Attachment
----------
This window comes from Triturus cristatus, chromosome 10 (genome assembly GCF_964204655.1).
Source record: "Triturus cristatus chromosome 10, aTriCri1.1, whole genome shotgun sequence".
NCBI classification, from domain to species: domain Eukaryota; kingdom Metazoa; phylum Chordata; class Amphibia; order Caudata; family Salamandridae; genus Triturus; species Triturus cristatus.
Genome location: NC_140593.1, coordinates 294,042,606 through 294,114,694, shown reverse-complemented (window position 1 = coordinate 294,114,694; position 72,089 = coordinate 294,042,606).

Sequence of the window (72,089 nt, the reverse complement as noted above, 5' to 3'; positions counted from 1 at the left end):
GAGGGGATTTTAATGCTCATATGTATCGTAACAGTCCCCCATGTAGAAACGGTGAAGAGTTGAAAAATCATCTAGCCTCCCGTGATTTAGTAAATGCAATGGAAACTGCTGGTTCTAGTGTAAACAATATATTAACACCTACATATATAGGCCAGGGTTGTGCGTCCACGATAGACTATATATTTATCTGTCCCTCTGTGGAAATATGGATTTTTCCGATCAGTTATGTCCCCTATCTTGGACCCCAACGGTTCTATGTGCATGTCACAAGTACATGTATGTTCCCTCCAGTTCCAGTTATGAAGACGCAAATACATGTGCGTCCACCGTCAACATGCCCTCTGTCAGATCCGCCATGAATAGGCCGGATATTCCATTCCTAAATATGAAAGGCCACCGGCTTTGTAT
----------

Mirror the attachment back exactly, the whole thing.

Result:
This window comes from Triturus cristatus, chromosome 10 (genome assembly GCF_964204655.1).
Source record: "Triturus cristatus chromosome 10, aTriCri1.1, whole genome shotgun sequence".
NCBI classification, from domain to species: domain Eukaryota; kingdom Metazoa; phylum Chordata; class Amphibia; order Caudata; family Salamandridae; genus Triturus; species Triturus cristatus.
Genome location: NC_140593.1, coordinates 294,042,606 through 294,114,694, shown reverse-complemented (window position 1 = coordinate 294,114,694; position 72,089 = coordinate 294,042,606).

Sequence of the window (72,089 nt, the reverse complement as noted above, 5' to 3'; positions counted from 1 at the left end):
GAGGGGATTTTAATGCTCATATGTATCGTAACAGTCCCCCATGTAGAAACGGTGAAGAGTTGAAAAATCATCTAGCCTCCCGTGATTTAGTAAATGCAATGGAAACTGCTGGTTCTAGTGTAAACAATATATTAACACCTACATATATAGGCCAGGGTTGTGCGTCCACGATAGACTATATATTTATCTGTCCCTCTGTGGAAATATGGATTTTTCCGATCAGTTATGTCCCCTATCTTGGACCCCAACGGTTCTATGTGCATGTCACAAGTACATGTATGTTCCCTCCAGTTCCAGTTATGAAGACGCAAATACATGTGCGTCCACCGTCAACATGCCCTCTGTCAGATCCGCCATGAATAGGCCGGATATTCCATTCCTAAATATGAAAGGCCACCGGCTTTGTAT